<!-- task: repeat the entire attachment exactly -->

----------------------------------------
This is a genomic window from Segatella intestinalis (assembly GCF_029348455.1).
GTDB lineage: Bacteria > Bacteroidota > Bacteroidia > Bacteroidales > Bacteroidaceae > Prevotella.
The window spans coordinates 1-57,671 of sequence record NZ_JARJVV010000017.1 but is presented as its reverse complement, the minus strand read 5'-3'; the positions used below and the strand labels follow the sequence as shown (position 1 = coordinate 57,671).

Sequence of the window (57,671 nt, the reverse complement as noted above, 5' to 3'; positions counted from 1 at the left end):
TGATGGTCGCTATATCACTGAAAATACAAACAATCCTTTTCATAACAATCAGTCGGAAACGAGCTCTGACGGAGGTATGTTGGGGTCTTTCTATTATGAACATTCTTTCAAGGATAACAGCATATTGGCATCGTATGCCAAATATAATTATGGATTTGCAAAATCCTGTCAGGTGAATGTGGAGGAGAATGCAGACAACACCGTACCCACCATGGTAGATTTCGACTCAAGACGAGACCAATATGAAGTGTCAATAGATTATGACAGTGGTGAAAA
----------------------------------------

This is a genomic window from Segatella intestinalis (assembly GCF_029348455.1).
GTDB lineage: Bacteria > Bacteroidota > Bacteroidia > Bacteroidales > Bacteroidaceae > Prevotella.
The window spans coordinates 1-57,671 of sequence record NZ_JARJVV010000017.1 but is presented as its reverse complement, the minus strand read 5'-3'; the positions used below and the strand labels follow the sequence as shown (position 1 = coordinate 57,671).

Sequence of the window (57,671 nt, the reverse complement as noted above, 5' to 3'; positions counted from 1 at the left end):
TGATGGTCGCTATATCACTGAAAATACAAACAATCCTTTTCATAACAATCAGTCGGAAACGAGCTCTGACGGAGGTATGTTGGGGTCTTTCTATTATGAACATTCTTTCAAGGATAACAGCATATTGGCATCGTATGCCAAATATAATTATGGATTTGCAAAATCCTGTCAGGTGAATGTGGAGGAGAATGCAGACAACACCGTACCCACCATGGTAGATTTCGACTCAAGACGAGACCAATATGAAGTGTCAATAGATTATGACAGTGGTGAAAA